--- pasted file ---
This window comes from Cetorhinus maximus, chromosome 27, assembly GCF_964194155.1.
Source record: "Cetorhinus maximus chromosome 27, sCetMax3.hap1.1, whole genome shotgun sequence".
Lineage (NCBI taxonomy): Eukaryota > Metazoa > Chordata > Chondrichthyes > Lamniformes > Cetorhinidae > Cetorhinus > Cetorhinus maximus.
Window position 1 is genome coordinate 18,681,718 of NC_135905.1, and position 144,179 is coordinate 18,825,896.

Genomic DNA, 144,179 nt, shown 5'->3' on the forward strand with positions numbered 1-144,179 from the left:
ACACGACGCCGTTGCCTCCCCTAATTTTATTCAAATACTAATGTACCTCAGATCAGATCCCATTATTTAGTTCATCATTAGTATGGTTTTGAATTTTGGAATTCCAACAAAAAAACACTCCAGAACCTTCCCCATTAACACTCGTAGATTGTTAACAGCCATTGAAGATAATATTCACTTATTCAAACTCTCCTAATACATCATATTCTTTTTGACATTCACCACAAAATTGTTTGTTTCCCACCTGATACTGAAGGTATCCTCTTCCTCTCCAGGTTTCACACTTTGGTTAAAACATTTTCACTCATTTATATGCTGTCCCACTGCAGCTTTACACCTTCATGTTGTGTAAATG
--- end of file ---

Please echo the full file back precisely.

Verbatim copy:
This window comes from Cetorhinus maximus, chromosome 27, assembly GCF_964194155.1.
Source record: "Cetorhinus maximus chromosome 27, sCetMax3.hap1.1, whole genome shotgun sequence".
Lineage (NCBI taxonomy): Eukaryota > Metazoa > Chordata > Chondrichthyes > Lamniformes > Cetorhinidae > Cetorhinus > Cetorhinus maximus.
Window position 1 is genome coordinate 18,681,718 of NC_135905.1, and position 144,179 is coordinate 18,825,896.

Genomic DNA, 144,179 nt, shown 5'->3' on the forward strand with positions numbered 1-144,179 from the left:
ACACGACGCCGTTGCCTCCCCTAATTTTATTCAAATACTAATGTACCTCAGATCAGATCCCATTATTTAGTTCATCATTAGTATGGTTTTGAATTTTGGAATTCCAACAAAAAAACACTCCAGAACCTTCCCCATTAACACTCGTAGATTGTTAACAGCCATTGAAGATAATATTCACTTATTCAAACTCTCCTAATACATCATATTCTTTTTGACATTCACCACAAAATTGTTTGTTTCCCACCTGATACTGAAGGTATCCTCTTCCTCTCCAGGTTTCACACTTTGGTTAAAACATTTTCACTCATTTATATGCTGTCCCACTGCAGCTTTACACCTTCATGTTGTGTAAATG